§ 3: The theorems of Pappus and Desargues

In the real projective plane P2, two theorems hold that can't be deduced from the axioms A1 through A4, so that they don't hold in every model of a projective geometry: the theorems of Pappus and Desargues.

Theorem of Pappus: Given two lines l and m, three points A1, A2 and A3 on l, and three points B1, B2 and B3 on m. Then the intersection points A1B2. A2B1, A2B3. A3B2 and A3B1. A1B3 are lying on one straight line.

Theorem of Desargues: Given two triangles A1B1C1 and A2B2C2, where A1A2, B1B2 and C1C2 go through one point. Then the intersection points A1B1. A2B2, A1C1. A2C2 and B1C1. B2C2 are collinear.
Another formulation: if two triangles are point perspective, they are correspondingly line perspective.

1. We can prove that the theorem of Desargues follows from the theorem of Pappus. The reverse assertion doesn't hold.
2. We can build up the geometry of the real projective plane by adding to the axioma's A1 through A4 the theorem of Pappus and its dual (synthetic method). We shall not do this, but instead we use the projective concept cross ratio to prove both theorems. For the proofs, see §11.
3. We can use the theorems of Pappus and Desargues for ruler constructions ("Messung mit dem Richtscheid", Dürer). See O9 and O10.

O8 Dualise the theorems of Pappus and Desargues and make the corresponding constructions.

O9 Given two lines l and m and a point P not on l and not on m, whilst the intersection point l.m isn't in the piece of paper. Construct the straight line that connects P with l.m. (You can use any of the theorems Desargues, Pappus and dual Pappus.)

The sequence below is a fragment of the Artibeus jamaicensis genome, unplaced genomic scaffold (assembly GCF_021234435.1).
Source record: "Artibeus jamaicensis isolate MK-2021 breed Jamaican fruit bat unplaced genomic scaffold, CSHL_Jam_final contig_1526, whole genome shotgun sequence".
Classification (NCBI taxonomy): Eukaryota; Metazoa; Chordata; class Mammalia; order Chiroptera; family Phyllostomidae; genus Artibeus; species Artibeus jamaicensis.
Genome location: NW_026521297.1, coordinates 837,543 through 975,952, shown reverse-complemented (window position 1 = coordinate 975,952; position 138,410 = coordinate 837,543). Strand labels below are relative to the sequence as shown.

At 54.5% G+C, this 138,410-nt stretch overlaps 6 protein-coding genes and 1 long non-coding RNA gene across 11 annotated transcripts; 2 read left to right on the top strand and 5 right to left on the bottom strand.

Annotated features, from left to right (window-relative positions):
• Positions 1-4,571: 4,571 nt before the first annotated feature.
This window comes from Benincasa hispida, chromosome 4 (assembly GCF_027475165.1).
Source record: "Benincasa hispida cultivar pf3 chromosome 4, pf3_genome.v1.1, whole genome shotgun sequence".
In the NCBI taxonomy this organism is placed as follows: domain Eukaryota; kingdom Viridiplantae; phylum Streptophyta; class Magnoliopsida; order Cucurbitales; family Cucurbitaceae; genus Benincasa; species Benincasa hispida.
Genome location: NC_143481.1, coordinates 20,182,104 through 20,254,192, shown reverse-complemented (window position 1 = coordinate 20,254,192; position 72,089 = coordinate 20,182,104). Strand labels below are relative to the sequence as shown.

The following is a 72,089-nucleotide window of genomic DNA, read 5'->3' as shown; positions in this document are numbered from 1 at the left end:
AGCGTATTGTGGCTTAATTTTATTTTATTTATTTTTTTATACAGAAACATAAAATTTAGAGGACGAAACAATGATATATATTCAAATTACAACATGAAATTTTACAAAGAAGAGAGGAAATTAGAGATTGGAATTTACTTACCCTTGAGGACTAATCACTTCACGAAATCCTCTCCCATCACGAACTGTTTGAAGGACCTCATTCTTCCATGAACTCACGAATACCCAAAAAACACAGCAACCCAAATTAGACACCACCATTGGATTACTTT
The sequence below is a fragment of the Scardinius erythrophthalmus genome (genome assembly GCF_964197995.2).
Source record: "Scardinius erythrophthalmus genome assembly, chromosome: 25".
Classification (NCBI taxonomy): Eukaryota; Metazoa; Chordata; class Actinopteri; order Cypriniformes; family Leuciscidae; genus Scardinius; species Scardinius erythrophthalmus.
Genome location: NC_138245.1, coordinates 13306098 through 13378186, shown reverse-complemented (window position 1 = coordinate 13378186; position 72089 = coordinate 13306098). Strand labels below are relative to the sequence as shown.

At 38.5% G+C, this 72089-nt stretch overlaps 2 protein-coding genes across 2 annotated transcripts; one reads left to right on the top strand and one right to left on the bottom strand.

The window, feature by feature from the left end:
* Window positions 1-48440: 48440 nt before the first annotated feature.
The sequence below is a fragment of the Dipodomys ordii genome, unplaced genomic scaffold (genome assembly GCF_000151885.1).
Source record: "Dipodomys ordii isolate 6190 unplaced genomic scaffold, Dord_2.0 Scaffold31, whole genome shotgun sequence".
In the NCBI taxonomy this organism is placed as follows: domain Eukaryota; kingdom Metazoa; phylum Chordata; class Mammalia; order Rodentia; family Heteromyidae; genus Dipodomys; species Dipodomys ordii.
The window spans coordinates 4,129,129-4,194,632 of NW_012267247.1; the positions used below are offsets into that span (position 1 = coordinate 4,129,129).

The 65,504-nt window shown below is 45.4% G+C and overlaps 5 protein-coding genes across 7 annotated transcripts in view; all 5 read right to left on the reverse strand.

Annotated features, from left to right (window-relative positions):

O10 Given a line l and two points A en B, not lying on l. Between A and B there is some grease from a candle, so that we can't draw the line AB. Construct the intersection point AB.l.

O11 Start from the real projective plane and define a new geometry as follows: points as in P2, lines as in P2, except that lines y=m(x-a) with positive m are replaced with lines that are broken on the x-axis satisfying y=m(x-a) for x smaller than a, and y=(m/2).(x-a) for x greater than a.
Check that in this geometry the axioms A1 through A4 do hold, but the theorem of Desargues doesn't. (Consider the triangles (-1,0),(1,0),(0,1) and (-1,-2),(1,-2),(0,-1).)
So in this geometry, Pappus doesn't hold either. (See above, remark 1.) Show this with an example.